Over one million persons entered the European countries through the Mediterranean Sea in 2015, with 3,777 of them dying on transit.
Similarly, 341,055 also arrived the EU countries, with 4, 271 Nigerians and others from the West African countries losing their lives in the Mediterranean Sea, Project Coordinator, Patriotic Citizen Initiatives, Mr. Osita Osemene, has disclosed.
He spoke at a recent parley, themed “Migration: Current Trends,” organised by Konrad Adenauer Stiftung, in Abuja.
Osemene, whose paper was titled “Assessing the risk of irregular migration along the Central Mediterranean Route: Nigeria as a case country,” also shared a personal experience with participants during his aborted trip to Europe through same route.
“In 2015, over one million migrants entered the European Union through the Mediterranean Sea, and 3,777 migrants lost their lives in the attempt to do so. As at November 13, 2016, the figure even proved deadlier. In this year (2016), 341,055 migrants arrived European shores and 4,271 migrants lost their lives in the Mediterranean Sea,” Osemene recalled.
Describing his 91 days in the desert while on the failed trip as hell, he said, “there are also reports of worsening exploitation and abuse during migrant journeys, particularly in Libya. The demographics of migrant flows to Europe are also changing, with a greater representation of more vulnerable groups such as women and children.”
He identified reasons migrants rushed into the EU countries to include; “fleeing conflict areas, political instability, violence/persecution, poverty, in search of study or work opportunities, or out of desires to reunite with family members already abroad.
“Faced with limited channels to migrate regularly, migrants and asylum seekers often embark on irregular and dangerous journeys, during which they often become extremely vulnerable.”
On risks related to the migration, Osmene, who is a consultant with the International Organisation for Migrations, he said this can be classified into four categories.
“Those present during the movement from origin to the Sahel (within the Economic Community of west African States); the risks present during the movement from the Sahel to North Africa, the risks associated with North Africa; and the risks at destination,” he said.
While saying the exit from Nigeria “is relatively straightforward for the most part and generally the part of the journey with least risk, the IOM consultant said, notwithstanding the free movement within the ECOWAS, most migrants move irregularly.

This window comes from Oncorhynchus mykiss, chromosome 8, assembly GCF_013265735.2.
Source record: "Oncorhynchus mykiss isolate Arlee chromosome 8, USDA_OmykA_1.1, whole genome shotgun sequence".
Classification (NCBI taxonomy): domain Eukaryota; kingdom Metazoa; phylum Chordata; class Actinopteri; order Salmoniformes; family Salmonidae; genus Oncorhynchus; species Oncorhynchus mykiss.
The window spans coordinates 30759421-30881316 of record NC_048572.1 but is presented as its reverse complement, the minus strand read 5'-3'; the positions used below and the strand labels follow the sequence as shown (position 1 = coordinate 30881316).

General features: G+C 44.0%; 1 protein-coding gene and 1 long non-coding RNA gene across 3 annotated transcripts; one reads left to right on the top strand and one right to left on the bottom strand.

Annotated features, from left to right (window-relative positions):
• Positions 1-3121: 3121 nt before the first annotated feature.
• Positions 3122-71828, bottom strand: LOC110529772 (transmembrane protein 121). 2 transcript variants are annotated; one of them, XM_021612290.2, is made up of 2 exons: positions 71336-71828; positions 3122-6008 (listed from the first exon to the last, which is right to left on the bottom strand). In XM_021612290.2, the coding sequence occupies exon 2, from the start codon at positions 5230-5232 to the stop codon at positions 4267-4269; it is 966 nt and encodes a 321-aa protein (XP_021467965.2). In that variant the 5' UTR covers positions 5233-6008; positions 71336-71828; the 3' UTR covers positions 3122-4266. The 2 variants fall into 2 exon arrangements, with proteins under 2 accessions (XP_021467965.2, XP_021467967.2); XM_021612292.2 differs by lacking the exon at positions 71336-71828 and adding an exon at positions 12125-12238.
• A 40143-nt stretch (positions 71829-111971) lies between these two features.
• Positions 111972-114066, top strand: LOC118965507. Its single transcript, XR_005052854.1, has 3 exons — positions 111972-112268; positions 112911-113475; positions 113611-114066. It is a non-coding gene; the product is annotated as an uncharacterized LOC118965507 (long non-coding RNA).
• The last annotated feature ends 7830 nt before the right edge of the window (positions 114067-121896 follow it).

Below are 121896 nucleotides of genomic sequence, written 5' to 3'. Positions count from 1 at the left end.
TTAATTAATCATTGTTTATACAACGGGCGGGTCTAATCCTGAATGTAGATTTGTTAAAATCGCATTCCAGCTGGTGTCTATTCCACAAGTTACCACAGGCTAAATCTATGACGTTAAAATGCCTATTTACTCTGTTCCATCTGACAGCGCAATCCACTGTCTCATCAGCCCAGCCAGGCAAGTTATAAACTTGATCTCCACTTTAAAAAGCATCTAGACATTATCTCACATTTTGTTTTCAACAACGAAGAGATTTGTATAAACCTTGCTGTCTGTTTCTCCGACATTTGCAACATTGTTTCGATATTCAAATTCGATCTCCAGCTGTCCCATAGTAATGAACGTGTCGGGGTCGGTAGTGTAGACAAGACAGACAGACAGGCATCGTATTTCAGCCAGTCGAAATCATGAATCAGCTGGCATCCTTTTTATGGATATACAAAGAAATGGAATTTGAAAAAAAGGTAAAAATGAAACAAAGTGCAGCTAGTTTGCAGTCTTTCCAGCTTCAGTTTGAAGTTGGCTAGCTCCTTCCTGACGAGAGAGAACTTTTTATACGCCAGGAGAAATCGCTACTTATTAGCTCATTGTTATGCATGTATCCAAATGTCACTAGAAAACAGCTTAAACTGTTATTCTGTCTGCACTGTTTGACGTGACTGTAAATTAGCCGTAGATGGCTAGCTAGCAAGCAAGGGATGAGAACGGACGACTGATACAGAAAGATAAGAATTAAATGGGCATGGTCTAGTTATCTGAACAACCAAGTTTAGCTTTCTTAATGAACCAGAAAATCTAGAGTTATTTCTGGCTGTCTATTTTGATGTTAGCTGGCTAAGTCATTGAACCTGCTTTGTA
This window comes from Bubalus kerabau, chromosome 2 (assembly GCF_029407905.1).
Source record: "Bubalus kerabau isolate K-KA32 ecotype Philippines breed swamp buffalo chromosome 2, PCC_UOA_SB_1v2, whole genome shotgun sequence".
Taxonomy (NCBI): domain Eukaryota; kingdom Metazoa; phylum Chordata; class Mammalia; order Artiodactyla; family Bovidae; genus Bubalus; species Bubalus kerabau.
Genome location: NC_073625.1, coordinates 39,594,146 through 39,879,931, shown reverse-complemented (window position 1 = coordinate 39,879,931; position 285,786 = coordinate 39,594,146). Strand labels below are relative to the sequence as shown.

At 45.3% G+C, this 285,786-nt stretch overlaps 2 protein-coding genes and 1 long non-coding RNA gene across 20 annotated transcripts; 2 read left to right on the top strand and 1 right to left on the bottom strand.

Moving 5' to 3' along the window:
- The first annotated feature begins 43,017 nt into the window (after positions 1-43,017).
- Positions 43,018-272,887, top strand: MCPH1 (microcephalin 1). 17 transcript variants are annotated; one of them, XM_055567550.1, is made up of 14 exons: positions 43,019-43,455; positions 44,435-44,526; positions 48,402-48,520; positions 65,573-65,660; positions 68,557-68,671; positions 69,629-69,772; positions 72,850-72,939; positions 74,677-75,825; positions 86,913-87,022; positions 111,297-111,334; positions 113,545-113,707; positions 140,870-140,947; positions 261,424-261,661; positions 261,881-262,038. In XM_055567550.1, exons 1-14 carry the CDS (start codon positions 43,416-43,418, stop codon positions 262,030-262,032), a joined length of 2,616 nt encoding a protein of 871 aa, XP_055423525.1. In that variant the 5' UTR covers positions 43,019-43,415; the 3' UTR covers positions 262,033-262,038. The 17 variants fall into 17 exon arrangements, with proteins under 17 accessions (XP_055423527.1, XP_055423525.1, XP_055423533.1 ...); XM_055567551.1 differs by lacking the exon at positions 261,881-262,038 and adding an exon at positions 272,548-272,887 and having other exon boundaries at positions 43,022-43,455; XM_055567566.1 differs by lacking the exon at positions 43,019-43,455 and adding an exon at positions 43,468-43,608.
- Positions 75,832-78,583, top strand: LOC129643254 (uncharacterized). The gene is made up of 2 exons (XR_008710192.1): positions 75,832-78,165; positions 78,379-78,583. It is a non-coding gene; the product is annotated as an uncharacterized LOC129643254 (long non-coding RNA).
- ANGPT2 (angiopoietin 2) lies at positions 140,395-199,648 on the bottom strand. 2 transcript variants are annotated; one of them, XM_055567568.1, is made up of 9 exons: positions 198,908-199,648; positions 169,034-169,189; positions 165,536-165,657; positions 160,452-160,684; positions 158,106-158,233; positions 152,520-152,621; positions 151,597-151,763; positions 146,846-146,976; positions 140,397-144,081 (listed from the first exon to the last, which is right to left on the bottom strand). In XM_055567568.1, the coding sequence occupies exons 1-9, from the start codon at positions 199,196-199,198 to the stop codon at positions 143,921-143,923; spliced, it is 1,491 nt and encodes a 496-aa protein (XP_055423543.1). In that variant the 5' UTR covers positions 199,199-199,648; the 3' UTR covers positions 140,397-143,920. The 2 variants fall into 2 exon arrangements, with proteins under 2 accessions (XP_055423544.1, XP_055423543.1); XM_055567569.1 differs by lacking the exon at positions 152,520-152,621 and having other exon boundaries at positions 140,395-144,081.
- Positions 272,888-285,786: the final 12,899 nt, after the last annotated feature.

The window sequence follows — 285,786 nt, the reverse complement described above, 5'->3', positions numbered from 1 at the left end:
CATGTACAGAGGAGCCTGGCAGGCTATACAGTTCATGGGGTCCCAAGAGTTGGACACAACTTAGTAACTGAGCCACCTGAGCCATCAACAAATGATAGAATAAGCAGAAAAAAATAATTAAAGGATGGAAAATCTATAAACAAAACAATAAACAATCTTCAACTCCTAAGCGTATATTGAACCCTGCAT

“While the rates of trafficking for women (for sexual exploitation) are high and increasing, there is also a prevalence of migrants being sold in Libya in a context of modern slavery.
“Other risks for women include rape; turning to prostitution in desperation, and the perception by others of Nigerian women being prostitutes. Extortion, death at sea and in the desert are other risks for Nigerians.”
On the risks, the resource person said “the risks in Libya include arbitrary arrest and detention, harassment, bonded labour and labour exploitation. While in 2014 it was generally understood that militia groups in Libya maintained detention centres to create a market for their smuggling services, the research suggests that such centres are now hotspots for the trafficking of migrants.
“There are generally three main stages to a migrant’s experience in Libya: being held hostage on arrival and asked for ransom; if unable to pay his/her release, the migrant is put to work; sometimes, after working in a situation of slavery, the migrant is taken to the port and put on a boat to Europe.”
Speaking at the event, Chairman, House of Representatives Committee on IDPs, Refugees and North-east Initiative, Hon. Sani Zoro, lauded the presentation, and urged that people like Osemene should be saddled with the task of handling the migrant returnees.
While saying that was the first time he would be listening to an ex-migrant relaying his personal experience during the ‘voyage of a sort,’ the lawmaker lamented the frightening number of Nigerians exiting the country for one reason or the other.No tags for this post.